Monday, 12 February 2018

Chocolate Cake for my Valentine

We all love Chocolate cake for Valentine’s Day so it’s a great opportunity to bake a special one for your Valentine. I made this one to raise funds for a local charity event – and it proved to be a fantastic draw. Fill with butter cream or fresh cream and decorate with melted chocolate or butter cream as you wish.  It’s an easy recipe from Grandma. Piece of cake really!
What you need

6 oz/175g sugar
6 oz/175g butter
6 oz/175g self-raising flour
2 tbsps cocoa
3 eggs
2 tbsps black treacle (warmed)
½ tsp vanilla extract
½ cup milk
How to bake
Cream the butter and sugar together. Mix the cocoa and flour together. Beat the eggs. Add alternately to the mixture with the flour and mix gently. Add the warmed treacle and vanilla. Add enough milk to give a soft consistency. Bake in a moderate oven for approximately 45 minutes. (350F, Mark 4, 180 C).
 P.S. Don’t forget the card!

Monday, 22 January 2018

Search for a lost recipe is over

Coffee and Walnut Sandwich
Norma wrote to me last week to say how delighted she was to find the recipe for Chantilly Cake which was a favourite in her family but which she had lost in a house move. She said the ‘cake turned out just like old times - delicious!’ She now was on the hunt for a Coffee and Walnut cake, also lost, so I’m posting this recipe from Grandma’s baking book.

Meryl’s tip : If you use coffee granules, make sure you grind them first to a powder, for example, in a pestle and mortar.

 Coffee and Walnut Sandwich
4oz /110g sugar
6oz/175g self raising flour
4oz/110g butter
3 eggs
1 tsp baking powder
1 dessertspoonful coffee extract or powder 

 Preheat the oven to 350F, Mark 4, 180C.  Cream the butter and sugar, add the coffee essence or powder. Mix well. Add the flour and eggs alternately. Lastly, add the baking powder. Divide into 2 x 8 inch (20 cms) sandwich tins and bake in a moderate oven for approximately 30 minutes. 

Cream 3oz/75g butter and 5oz/150g icing sugar. Add a little milk, beat well and then mix in 1 teaspoonful of coffee extract/powder. Spread half of one cake and place the other cake on top. Or reduce the amount of the mixture by half and decorate with glace icing flavoured with coffee extract or powder. Decorate the top with the remaining butter icing and the walnuts.

Meryl says : This is a delectable coffee cake which is easy to bake. I’ve not found out why we put walnuts on coffee cake but they do give it an elegant touch. One of my favourite reviews of Grandma’s recipe book came from Ana Cecilia, a fashion blogger who rates Grandma’s book as 'her personal cooking bible’. She’s posted a mean Coffee Cake picture too from my favourite city, Paris.

Monday, 15 January 2018

Banana Loaf makes the grade

Banana Loaf
I’m quite a fan of bananas and was delighted when Kay from Gawber sent me a recipe for a Banana Loaf from her friend, Joan. Kay had tried out the recipe a couple of times and reduced the sugar as first cake she made was too sweet for her taste.  As to cooking time, the friends had a lot of chat about it and said it could be ready between 35 minutes and an hour. Joan had found that the size and ripeness of bananas affect the sweetness and batter consistency. When I baked the cake, I left it for an hour. This seemed to work out well :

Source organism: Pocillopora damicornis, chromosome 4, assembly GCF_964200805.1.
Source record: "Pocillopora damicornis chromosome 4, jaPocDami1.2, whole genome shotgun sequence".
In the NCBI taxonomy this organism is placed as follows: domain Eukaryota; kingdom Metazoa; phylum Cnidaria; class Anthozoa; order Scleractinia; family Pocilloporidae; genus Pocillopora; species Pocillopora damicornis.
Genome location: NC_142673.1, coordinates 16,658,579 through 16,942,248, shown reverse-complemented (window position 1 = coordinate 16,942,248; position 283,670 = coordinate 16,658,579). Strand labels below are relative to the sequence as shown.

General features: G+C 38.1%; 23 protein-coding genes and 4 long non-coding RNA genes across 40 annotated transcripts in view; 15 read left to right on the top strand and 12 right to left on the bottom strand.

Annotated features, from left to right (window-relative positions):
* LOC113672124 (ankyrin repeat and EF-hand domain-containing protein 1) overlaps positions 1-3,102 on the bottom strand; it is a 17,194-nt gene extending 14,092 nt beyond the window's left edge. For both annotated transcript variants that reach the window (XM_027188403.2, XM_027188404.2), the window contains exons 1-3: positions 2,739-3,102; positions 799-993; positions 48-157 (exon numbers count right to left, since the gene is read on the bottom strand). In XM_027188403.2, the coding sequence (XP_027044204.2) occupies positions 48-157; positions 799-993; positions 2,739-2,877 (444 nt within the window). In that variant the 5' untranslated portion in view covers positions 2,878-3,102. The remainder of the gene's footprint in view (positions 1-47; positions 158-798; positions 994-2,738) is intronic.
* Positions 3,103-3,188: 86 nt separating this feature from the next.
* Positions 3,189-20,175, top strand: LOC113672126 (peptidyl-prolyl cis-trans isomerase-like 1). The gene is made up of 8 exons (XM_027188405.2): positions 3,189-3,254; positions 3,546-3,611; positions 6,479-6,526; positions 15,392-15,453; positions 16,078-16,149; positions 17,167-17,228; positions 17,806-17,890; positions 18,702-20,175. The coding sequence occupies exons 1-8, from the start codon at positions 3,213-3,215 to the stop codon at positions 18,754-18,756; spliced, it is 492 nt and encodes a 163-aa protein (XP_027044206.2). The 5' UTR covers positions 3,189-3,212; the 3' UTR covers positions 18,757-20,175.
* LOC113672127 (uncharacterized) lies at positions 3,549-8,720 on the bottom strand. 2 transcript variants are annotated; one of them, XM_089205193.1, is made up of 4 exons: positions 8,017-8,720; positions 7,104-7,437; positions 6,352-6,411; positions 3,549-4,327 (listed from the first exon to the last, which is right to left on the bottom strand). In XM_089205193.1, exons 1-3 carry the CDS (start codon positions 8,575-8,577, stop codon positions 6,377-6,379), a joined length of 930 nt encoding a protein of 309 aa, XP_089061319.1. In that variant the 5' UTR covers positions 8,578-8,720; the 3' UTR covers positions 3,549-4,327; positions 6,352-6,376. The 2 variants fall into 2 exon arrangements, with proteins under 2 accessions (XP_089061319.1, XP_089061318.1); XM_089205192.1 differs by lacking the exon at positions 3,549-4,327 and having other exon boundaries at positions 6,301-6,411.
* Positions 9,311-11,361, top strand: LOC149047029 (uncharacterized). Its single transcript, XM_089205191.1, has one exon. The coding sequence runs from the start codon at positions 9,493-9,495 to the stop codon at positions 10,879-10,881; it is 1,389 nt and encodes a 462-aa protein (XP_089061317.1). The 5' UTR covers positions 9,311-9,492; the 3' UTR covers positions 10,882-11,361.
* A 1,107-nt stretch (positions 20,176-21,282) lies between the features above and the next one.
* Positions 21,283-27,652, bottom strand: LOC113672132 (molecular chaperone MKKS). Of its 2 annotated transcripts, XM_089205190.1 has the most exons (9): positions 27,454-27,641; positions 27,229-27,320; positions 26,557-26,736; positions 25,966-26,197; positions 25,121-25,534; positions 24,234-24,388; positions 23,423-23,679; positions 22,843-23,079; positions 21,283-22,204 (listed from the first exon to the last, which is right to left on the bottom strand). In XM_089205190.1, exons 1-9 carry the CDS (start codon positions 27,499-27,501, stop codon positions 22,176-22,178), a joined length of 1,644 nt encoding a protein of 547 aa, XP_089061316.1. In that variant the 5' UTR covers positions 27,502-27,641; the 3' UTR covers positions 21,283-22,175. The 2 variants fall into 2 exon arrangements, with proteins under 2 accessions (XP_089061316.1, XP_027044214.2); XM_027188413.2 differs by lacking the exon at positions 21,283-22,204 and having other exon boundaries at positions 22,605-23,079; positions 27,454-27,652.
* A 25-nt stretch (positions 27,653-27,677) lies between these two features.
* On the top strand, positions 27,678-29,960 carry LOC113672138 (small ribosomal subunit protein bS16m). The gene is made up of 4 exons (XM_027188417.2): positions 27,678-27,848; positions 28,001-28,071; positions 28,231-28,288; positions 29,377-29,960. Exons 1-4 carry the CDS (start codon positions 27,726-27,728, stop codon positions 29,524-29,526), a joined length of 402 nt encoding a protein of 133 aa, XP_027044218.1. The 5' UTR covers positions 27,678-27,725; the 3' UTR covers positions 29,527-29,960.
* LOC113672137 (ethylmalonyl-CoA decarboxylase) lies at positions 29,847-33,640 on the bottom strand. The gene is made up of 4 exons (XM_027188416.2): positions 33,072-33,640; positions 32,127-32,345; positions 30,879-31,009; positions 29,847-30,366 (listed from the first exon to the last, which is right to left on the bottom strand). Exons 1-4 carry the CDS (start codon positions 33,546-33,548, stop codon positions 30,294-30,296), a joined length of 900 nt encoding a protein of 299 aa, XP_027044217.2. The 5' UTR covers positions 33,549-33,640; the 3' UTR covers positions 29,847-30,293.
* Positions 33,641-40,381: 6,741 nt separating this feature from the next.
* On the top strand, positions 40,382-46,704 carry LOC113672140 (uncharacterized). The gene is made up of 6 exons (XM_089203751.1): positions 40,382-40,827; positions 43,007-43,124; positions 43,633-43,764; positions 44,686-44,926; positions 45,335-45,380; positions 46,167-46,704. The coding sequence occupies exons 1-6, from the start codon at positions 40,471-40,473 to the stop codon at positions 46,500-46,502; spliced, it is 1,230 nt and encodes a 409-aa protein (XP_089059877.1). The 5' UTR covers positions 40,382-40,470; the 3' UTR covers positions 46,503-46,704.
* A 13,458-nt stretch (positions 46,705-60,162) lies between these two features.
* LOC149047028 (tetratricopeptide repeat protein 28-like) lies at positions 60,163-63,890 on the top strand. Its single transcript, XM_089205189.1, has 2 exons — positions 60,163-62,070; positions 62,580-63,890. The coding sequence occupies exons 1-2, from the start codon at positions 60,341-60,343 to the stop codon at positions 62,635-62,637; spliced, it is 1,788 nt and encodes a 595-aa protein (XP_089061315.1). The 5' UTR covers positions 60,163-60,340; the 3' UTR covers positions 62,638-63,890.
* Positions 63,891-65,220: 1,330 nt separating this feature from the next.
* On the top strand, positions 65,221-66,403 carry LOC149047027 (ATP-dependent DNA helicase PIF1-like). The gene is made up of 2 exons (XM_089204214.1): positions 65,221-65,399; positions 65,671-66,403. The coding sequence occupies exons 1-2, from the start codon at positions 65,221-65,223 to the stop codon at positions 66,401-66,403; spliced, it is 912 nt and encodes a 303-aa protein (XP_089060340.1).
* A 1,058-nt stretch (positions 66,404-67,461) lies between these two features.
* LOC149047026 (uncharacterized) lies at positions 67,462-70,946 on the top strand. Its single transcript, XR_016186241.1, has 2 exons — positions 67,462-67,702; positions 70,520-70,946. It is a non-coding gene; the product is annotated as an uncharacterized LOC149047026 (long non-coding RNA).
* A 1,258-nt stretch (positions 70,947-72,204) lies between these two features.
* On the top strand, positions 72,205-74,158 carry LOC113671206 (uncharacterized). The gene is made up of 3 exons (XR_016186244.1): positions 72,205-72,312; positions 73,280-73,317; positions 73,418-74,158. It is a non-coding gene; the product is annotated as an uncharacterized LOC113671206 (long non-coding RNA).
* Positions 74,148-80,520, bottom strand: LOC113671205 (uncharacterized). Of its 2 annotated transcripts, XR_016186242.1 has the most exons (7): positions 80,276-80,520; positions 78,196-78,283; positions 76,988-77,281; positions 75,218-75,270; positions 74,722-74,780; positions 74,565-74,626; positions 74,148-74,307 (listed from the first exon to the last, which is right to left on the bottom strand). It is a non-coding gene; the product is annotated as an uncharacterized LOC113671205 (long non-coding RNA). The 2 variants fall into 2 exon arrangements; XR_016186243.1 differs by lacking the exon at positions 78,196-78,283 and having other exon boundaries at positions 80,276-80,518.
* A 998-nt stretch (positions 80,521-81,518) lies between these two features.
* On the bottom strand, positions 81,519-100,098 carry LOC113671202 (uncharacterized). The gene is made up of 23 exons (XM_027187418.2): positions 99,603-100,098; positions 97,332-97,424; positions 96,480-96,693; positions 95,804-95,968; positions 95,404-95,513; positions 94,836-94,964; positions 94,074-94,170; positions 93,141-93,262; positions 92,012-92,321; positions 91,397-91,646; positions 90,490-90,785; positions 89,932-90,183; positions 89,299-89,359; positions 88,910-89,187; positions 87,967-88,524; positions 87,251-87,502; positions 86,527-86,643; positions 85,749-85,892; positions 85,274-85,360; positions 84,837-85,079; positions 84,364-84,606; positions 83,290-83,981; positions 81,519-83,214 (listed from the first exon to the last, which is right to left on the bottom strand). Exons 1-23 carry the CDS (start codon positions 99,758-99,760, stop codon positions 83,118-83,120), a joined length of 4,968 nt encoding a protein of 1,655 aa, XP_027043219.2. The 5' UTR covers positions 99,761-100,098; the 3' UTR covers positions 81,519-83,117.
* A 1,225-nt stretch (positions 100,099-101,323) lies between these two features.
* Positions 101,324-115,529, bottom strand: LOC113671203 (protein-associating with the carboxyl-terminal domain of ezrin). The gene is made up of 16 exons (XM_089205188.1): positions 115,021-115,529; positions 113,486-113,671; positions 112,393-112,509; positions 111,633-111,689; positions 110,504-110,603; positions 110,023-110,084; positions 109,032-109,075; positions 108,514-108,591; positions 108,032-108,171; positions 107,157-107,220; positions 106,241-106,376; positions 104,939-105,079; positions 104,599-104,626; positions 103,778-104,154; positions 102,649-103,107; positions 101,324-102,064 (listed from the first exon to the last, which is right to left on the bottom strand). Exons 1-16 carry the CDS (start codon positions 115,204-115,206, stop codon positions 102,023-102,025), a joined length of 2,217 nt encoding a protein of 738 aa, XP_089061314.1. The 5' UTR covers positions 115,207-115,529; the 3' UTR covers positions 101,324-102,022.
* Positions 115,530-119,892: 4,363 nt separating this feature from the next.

Banana Loaf
125g butter
150g caster sugar
1 tsp vanilla extract
1 egg - beaten
2 bananas - ripe
190g self raising flour
60ml milk
1 tablespoon demerara sugar for the topping
Pre heat the oven to 170C/Gas 3/325F. Grease or line a 1kg/2lb loaf tin. Melt the butter with the sugar and vanilla extract in a pan over a medium heat. Remove and cool slightly. Mash the bananas and mix with the melted mixture. Add the egg and mix well. Stir in the flour and milk. Pour into the cake tin and sprinkle the demerara sugar on top. Bake for 1 hour until a cake skewer comes out clean. Leave to cool. 
Meryl says : The trick with baking with bananas in cake is not to mash them up too much, so using ripe ones is a good thing - otherwise the cake may become too heavy. Hope you enjoy Joan’s recipe.
And if you are a banana fan, try this teabread recipe for 
Banana Nut Bread from Grandma’s Recipes page. 

Tuesday, 12 December 2017

Start the day with Cranberry & Orange Muffins

December brings fresh cranberries to the market and a chance to make one of my favourite muffin recipes for Cranberry and Orange Muffins. Spice them up as you wish but a sprinkling of cinnamon and nutmeg will make them Christmassy. Breakfast, lunch or supper, you can’t go wrong with these healthy beauties. 

Cranberry & orange muffins
250g/8oz plain flour
2 tsp baking powder
½ tsp bicarbonate of soda
1 tsp cinnamon
½ tsp nutmeg
2 tbsps caster sugar
1 egg
 75 ml milk
75 ml vegetable oil
Juice and zest of 1 orange
125g/5oz cranberries (chopped)
3 tbsps demerera sugar 

Pre heat the oven to 200 C/Mark 6. Place 12 muffin cases in a baking tin. Mix together the flour, baking powder, bicarbonate of soda, cinnamon, nutmeg and sugar. In another bowl, mix the egg, milk, oil, orange zest and juice, then add this to the dry ingredients and fold in the cranberries. Spoon the mixture into the muffin cases and sprinkle a little Demerara sugar on the top. Bake in the oven for 20 minutes. Remove the muffins from the tin and cool on a wire rack.

Meryl’s tips :  Don’t overmix otherwise the muffins will be heavy. You can use dried cranberries if fresh ones are not available. 

These muffins make a perfect start to Christmas morning. Happy Christmas!
Try Cranberry and Pistachio Loaf  for a lighter alternative to 
traditional Christmas Cake.  
And check the Recipes page for a host of Grandma's favourite Christmas bakes!

Tuesday, 28 November 2017

Waiting for Twelfth Night Cake

Christmas celebrations in Georgian times featured this rich fruit cake which was eaten on the feast of the Epiphany on 6 January. But visitors to the Georgian Christmas at Cusworth Hall Doncaster didn’t seem too keen to wait till January to taste this scrumptious cake, so we had an early taste in the Great Kitchen, along with other Georgian Christmas Baking treats. I’d adapted a recipe from John Mollard’s 1803 edition of ‘The Art of Cookery’ .
Twelfth Night Cake

225g/8oz butter